Irenaeus in the second century writes against Gnostic heretics like Marcion who claimed Jesus was only a messenger of God and that the God of the Old Testament is not the same as the God of the New Testament. Irenaeus thus includes a confession of faith that is awfully similar to the Apostles’ Creed to address such heresy (see Philip Schaff’s The Creeds of Christendom II:13-16). The Nicene Creed was written in A.D. 325 to combat false teachers, especially one named Arius, who started teaching that Jesus is not really God. The Athanasian Creed, written about a century later, further delves into the mystery of the Trinity and precisely confesses what Scripture teaches us about the Triune God as opposed to what false teachers were teaching. In all this we see the need for confessions or creeds that teach the Truth while combating false teaching. When false teachings arise, the church responds with confessing the Truth.
The Lutheran Confessions were also written as a corrective to the heresies and false doctrines prevalent in the church at the time with the intent to return the church to the catholic faith of the Prophets and Apostles as recorded in the Old and New Testaments. The Roman church had degenerated into a Gospel-denying, forgiveness-selling, political enterprise and the Augsburg Confession was written to teach the Truth of God’s Word on various topics to correct the perversion of the Word. The Apology was then written for clarification and to prevent the Lutherans from being lumped in with the enthusiasts who were not seeking to return to the catholic faith of the Prophets and Apostles but to invent their own. For teaching and additional clarification on differing positions within the Lutheran church, other works were added to the Book of Concord to confess the Truth of God’s Word and settle doctrinal disputes.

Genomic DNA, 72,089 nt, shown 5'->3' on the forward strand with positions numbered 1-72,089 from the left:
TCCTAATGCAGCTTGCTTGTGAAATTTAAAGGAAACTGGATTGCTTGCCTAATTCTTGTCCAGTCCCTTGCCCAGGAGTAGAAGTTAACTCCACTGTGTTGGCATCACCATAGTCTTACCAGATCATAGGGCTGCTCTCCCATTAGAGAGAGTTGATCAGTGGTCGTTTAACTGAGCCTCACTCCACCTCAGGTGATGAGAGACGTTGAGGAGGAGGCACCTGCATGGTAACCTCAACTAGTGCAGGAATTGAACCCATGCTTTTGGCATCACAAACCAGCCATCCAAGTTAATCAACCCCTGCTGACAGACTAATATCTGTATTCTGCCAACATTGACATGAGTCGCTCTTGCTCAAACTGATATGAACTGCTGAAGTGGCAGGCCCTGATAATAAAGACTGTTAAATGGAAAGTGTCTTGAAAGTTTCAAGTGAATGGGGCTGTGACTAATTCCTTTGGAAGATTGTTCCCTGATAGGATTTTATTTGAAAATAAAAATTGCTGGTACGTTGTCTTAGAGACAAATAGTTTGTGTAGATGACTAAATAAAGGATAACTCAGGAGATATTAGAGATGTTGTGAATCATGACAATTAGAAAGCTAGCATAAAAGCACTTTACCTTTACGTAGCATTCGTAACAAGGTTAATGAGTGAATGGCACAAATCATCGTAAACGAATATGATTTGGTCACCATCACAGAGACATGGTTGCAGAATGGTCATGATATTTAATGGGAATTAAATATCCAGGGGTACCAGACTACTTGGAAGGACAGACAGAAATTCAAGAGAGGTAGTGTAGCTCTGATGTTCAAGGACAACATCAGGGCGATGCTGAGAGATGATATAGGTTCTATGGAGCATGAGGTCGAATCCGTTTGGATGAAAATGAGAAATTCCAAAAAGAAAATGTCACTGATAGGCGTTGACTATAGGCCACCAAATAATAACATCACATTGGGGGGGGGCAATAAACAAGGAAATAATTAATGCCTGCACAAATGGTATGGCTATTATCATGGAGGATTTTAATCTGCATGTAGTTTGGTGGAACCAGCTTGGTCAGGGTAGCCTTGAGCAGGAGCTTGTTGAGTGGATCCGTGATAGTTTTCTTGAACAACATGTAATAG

More than mere historical documents, along with the three ecumenical creeds mentioned above, the Lutheran Confessions remain a confession of the faith against false doctrines and heresies which still attack the church from within and without. They remain for us today an explicit confession of the Truth of the teaching of the Prophets and Apostles, and a corrective against the papacy and its false worship, idolatry, and superstition on the one hand, and the enthusiasm of Evangelicals on the other (FC Ep. Intro. 2, 4). They remain a witness and explanation of the faith, and a guide in dealing with articles of faith under dispute and in rejecting and condemning teachings contrary to Scripture (FC Ep. Intro 8).